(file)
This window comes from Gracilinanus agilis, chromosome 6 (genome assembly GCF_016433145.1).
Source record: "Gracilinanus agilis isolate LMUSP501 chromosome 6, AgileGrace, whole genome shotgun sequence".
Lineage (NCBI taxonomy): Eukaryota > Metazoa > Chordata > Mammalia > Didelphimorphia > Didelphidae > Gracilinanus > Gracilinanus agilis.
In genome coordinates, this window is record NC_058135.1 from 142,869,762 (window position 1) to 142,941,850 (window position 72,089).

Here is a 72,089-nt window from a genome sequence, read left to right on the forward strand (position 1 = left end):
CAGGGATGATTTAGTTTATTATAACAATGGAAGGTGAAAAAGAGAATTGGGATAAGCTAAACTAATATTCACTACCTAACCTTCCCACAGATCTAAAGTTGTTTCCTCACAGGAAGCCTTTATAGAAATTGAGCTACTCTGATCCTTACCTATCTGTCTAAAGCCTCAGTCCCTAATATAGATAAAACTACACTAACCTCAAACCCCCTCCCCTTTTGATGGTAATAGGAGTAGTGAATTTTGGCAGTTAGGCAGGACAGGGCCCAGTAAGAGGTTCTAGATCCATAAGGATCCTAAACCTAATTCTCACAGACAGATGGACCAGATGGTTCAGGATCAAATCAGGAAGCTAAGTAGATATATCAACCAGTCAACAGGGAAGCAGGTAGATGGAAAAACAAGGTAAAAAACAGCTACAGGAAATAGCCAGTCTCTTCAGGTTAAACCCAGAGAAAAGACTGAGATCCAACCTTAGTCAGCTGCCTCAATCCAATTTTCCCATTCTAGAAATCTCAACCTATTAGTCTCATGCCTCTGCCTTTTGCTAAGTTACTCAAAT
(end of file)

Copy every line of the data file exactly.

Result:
This window comes from Gracilinanus agilis, chromosome 6 (genome assembly GCF_016433145.1).
Source record: "Gracilinanus agilis isolate LMUSP501 chromosome 6, AgileGrace, whole genome shotgun sequence".
Lineage (NCBI taxonomy): Eukaryota > Metazoa > Chordata > Mammalia > Didelphimorphia > Didelphidae > Gracilinanus > Gracilinanus agilis.
In genome coordinates, this window is record NC_058135.1 from 142,869,762 (window position 1) to 142,941,850 (window position 72,089).

Here is a 72,089-nt window from a genome sequence, read left to right on the forward strand (position 1 = left end):
CAGGGATGATTTAGTTTATTATAACAATGGAAGGTGAAAAAGAGAATTGGGATAAGCTAAACTAATATTCACTACCTAACCTTCCCACAGATCTAAAGTTGTTTCCTCACAGGAAGCCTTTATAGAAATTGAGCTACTCTGATCCTTACCTATCTGTCTAAAGCCTCAGTCCCTAATATAGATAAAACTACACTAACCTCAAACCCCCTCCCCTTTTGATGGTAATAGGAGTAGTGAATTTTGGCAGTTAGGCAGGACAGGGCCCAGTAAGAGGTTCTAGATCCATAAGGATCCTAAACCTAATTCTCACAGACAGATGGACCAGATGGTTCAGGATCAAATCAGGAAGCTAAGTAGATATATCAACCAGTCAACAGGGAAGCAGGTAGATGGAAAAACAAGGTAAAAAACAGCTACAGGAAATAGCCAGTCTCTTCAGGTTAAACCCAGAGAAAAGACTGAGATCCAACCTTAGTCAGCTGCCTCAATCCAATTTTCCCATTCTAGAAATCTCAACCTATTAGTCTCATGCCTCTGCCTTTTGCTAAGTTACTCAAAT